PORTLAND, Ore. (TheStreet) -- As someone who's spent much of his brewing career pouring big beers into relatively little cans, Oskar Blues founder Dale Katechis has made condensing his life's work.Katechis founded Oskar Blues in 1997 in Lyons, Colo., and lent his name to its top-selling Dale's Pale Ale. After five years in the business, he started looking for a way to get a bigger return out of his brewing outfit and draw visitors to the small town of 1,400 in the Rocky Mountains where they could get a plate of jambalaya, a shrimp po' boy and a beer at his brewpub. His answer at the time was fairly novel: Put the beer in cans. Katechis kicked off his packaging operation in 2002 with a one-at-a-time can filler and seamer bought during a trip to Canada, where he noticed that roughly 50% of the country's beer was sold in cans and included seasonal varieties in aluminum. Getting the beer in those cans wasn't difficult, but getting folks to drink out of those same cans was much tougher. From the moment Gottfried Kruger Brewing in Newark, N.J., introduced the beer can in 1935 to the day Oskar Blues pitched its first cans of craft beer in Colorado and at brewers conventions in 2002, Katechis says the common belief was that beer cans held nothing but pale yellow swill with a taste only further degraded by the metallic flavor. Katechis logged a lot of miles and cracked open a lot of beers trying to prove otherwise. "It's what we wanted to do, and nobody would take us seriously enough unless we had time to just one-on-one engage them, educate them and let them know that if they honestly believe that beer was designed and made to taste bad in a can, taste our beer and tell us what you think," Katechis told us back in 2011. "What they're learning is that it wasn't cans giving cans the bad name -- it's the beer people were putting in cans giving it a bad name. The cans were getting a bad rap." It turns out those cans make a pretty solid foundation for a craft beer business. The number of craft brewers canning their beers expanded from fewer than 50 as recently as 2008 to 262 this year, according to CraftCans.com. One of those canning breweries, Oskar Blues' Colorado neighbor New Belgium, had some of Katechis' staff in to take a look at their canning operation a couple of years back and gives Katechis a great deal of credit for their success in canning beers such as their Shift pale ale.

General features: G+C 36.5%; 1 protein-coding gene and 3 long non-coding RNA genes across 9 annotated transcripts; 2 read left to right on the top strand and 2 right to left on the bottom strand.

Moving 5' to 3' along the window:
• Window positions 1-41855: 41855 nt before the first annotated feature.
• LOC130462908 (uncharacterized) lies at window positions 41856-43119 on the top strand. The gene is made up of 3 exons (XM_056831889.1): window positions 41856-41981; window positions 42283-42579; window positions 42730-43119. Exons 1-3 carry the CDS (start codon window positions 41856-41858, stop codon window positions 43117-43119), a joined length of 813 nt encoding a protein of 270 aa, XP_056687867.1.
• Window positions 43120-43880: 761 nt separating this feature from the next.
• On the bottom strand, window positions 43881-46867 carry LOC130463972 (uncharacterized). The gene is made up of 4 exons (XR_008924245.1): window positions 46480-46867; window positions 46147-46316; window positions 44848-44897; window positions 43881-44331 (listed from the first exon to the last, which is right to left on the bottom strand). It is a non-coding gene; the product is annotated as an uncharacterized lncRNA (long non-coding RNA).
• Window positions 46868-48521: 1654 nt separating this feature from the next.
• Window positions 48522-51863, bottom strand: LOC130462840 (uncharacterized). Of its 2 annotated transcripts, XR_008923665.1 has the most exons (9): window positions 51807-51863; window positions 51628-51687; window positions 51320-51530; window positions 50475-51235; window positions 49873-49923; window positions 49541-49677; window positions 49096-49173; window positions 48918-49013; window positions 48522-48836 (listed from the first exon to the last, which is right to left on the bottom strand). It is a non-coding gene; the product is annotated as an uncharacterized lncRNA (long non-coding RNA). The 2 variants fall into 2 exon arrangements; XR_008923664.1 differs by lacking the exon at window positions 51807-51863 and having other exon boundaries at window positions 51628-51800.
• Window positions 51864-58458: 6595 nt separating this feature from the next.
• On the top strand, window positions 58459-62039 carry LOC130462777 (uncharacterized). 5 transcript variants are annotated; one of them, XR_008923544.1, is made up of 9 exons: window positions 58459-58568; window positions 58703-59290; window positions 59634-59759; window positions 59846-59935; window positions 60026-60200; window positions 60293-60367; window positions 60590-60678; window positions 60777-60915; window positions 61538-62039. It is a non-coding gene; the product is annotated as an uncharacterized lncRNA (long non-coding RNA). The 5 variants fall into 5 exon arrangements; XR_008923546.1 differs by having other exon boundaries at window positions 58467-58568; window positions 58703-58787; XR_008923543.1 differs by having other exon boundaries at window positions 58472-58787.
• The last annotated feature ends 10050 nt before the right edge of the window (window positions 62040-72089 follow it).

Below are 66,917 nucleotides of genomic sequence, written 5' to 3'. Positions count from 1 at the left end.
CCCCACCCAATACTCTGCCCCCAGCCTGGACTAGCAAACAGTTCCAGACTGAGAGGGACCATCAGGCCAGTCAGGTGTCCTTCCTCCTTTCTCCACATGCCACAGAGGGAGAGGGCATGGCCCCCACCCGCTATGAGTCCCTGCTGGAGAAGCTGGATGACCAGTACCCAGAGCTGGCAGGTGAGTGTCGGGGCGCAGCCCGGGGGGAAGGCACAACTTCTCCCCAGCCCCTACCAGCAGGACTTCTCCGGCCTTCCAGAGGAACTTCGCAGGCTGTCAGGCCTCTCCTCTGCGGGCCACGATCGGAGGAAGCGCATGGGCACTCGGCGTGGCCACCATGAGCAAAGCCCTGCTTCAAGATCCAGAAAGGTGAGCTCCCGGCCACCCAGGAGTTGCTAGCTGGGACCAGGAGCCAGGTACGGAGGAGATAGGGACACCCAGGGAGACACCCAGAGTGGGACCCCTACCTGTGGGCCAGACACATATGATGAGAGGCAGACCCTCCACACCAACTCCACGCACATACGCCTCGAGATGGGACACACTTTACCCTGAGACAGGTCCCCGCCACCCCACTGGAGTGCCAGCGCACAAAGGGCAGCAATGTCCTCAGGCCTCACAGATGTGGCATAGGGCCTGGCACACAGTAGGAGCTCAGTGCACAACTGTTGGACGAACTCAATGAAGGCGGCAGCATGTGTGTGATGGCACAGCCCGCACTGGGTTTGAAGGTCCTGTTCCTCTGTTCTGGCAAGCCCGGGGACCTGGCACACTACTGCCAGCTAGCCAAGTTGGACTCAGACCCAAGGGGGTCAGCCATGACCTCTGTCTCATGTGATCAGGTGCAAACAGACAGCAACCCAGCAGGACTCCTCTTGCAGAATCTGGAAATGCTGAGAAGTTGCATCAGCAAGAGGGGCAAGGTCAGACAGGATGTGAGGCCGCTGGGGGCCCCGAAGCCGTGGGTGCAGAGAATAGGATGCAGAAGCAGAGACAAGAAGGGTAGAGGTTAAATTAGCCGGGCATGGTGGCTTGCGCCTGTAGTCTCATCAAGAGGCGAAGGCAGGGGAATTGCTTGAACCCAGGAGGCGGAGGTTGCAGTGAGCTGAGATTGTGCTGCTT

"We all owe Dale a debt of gratitude for being bold enough to consider this notion," New Belgium Chief Executive Kim Jordan told us In March. Those cans helped expand Oskar Blues' operations from a small facility into a 40,000-square-foot production facility in Longmont, Calif., a 50-acre farm, another brewpub and music venue called Oskar Blues Home Made Liquids and Solids (with a giant replica can out front and Tasty Weasel Tap Room with live music, Skee ball, small-batch brews and brewery tours) and a craft-casual burger joint called CHUBurger -- named after the brewery's Old Chub Scottish Ale. The Oskar Blues Grill & Brew brewpub and live music venue still calls Lyons home, but Oskar Blues' reach has expanded much farther within the past year. Last May, Oskar Blues announced plans to build an East Coast Brewery in Brevard, N.C., just outside of Asheville. While fellow Colorado brewer New Belgium and pioneering California brewer Sierra Nevada announced similar plans last year, Oskar Blues was the only one to open its doors and start cranking out beers by year's end. The facility went on line in December and reached maximum brewing capacity by March. That's raised Oskar Blues' output from just 41,000 barrels in 2010 to more than 100,000 this year. The East Coast is getting a taste of some of Oskar Blues' new products, such as beers in giant stovepipe cans that hold more than 19 ounces. Meanwhile, Oskar Blues is getting to know its new neighbors by signing on as Charlotte Motor Speedway's first craft beer partner and providing Dale's Pale Ale and Mama's Little Yella Pils during NASCAR's Coca-Cola ( KO) 600 and Bank of America ( BAC) 500. Considering all that's changed for Katechis and Oskar Blues recently, it seemed like an opportune time to reconnect with Katechis and check in on Oskar Blues' progress. We got Katechis to talk about how his can gimmick became an industry standard, what drew him from Colorado to Brevard and what's the next move for a brewery that has nearly tripled its output in the past three years: What got you from Point A to Point B on your decision to open an East Coast brewery and what made you believe you had the demand to sustain it? Katechis: Early last year, around this time last year, we were at capacity at our plant in Longmont, looking for more and getting ready to add another 30,000 square feet here